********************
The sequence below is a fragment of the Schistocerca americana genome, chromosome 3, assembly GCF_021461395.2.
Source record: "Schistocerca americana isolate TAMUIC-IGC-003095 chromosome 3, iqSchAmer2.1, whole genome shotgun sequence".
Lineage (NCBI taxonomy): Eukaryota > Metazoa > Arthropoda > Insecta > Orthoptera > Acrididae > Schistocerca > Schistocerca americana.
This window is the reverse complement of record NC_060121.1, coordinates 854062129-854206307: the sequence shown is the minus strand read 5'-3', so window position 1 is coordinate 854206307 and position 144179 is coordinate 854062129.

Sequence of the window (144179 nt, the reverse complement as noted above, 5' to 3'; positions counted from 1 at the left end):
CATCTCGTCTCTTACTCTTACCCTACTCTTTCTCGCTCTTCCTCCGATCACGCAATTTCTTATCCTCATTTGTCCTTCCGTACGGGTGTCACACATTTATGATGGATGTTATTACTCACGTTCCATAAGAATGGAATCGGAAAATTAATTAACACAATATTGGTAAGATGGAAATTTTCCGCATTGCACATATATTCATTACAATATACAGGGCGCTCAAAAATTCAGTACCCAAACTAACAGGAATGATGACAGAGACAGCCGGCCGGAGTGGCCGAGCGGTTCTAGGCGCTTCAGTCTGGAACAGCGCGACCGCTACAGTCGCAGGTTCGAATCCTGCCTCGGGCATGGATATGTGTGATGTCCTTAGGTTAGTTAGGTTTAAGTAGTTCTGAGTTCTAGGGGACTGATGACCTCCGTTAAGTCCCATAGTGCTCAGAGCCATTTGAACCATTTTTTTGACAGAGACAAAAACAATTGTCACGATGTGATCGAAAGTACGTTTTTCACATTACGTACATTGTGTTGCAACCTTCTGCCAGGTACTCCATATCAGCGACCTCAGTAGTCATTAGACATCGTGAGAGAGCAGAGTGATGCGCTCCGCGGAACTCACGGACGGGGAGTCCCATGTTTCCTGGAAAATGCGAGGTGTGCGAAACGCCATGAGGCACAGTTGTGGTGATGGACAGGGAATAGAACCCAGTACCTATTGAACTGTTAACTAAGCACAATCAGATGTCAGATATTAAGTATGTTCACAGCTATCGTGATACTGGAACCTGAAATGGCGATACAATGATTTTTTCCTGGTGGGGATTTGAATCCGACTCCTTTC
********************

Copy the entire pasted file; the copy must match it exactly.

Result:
The sequence below is a fragment of the Schistocerca americana genome, chromosome 3, assembly GCF_021461395.2.
Source record: "Schistocerca americana isolate TAMUIC-IGC-003095 chromosome 3, iqSchAmer2.1, whole genome shotgun sequence".
Lineage (NCBI taxonomy): Eukaryota > Metazoa > Arthropoda > Insecta > Orthoptera > Acrididae > Schistocerca > Schistocerca americana.
This window is the reverse complement of record NC_060121.1, coordinates 854062129-854206307: the sequence shown is the minus strand read 5'-3', so window position 1 is coordinate 854206307 and position 144179 is coordinate 854062129.

Sequence of the window (144179 nt, the reverse complement as noted above, 5' to 3'; positions counted from 1 at the left end):
CATCTCGTCTCTTACTCTTACCCTACTCTTTCTCGCTCTTCCTCCGATCACGCAATTTCTTATCCTCATTTGTCCTTCCGTACGGGTGTCACACATTTATGATGGATGTTATTACTCACGTTCCATAAGAATGGAATCGGAAAATTAATTAACACAATATTGGTAAGATGGAAATTTTCCGCATTGCACATATATTCATTACAATATACAGGGCGCTCAAAAATTCAGTACCCAAACTAACAGGAATGATGACAGAGACAGCCGGCCGGAGTGGCCGAGCGGTTCTAGGCGCTTCAGTCTGGAACAGCGCGACCGCTACAGTCGCAGGTTCGAATCCTGCCTCGGGCATGGATATGTGTGATGTCCTTAGGTTAGTTAGGTTTAAGTAGTTCTGAGTTCTAGGGGACTGATGACCTCCGTTAAGTCCCATAGTGCTCAGAGCCATTTGAACCATTTTTTTGACAGAGACAAAAACAATTGTCACGATGTGATCGAAAGTACGTTTTTCACATTACGTACATTGTGTTGCAACCTTCTGCCAGGTACTCCATATCAGCGACCTCAGTAGTCATTAGACATCGTGAGAGAGCAGAGTGATGCGCTCCGCGGAACTCACGGACGGGGAGTCCCATGTTTCCTGGAAAATGCGAGGTGTGCGAAACGCCATGAGGCACAGTTGTGGTGATGGACAGGGAATAGAACCCAGTACCTATTGAACTGTTAACTAAGCACAATCAGATGTCAGATATTAAGTATGTTCACAGCTATCGTGATACTGGAACCTGAAATGGCGATACAATGATTTTTTCCTGGTGGGGATTTGAATCCGACTCCTTTC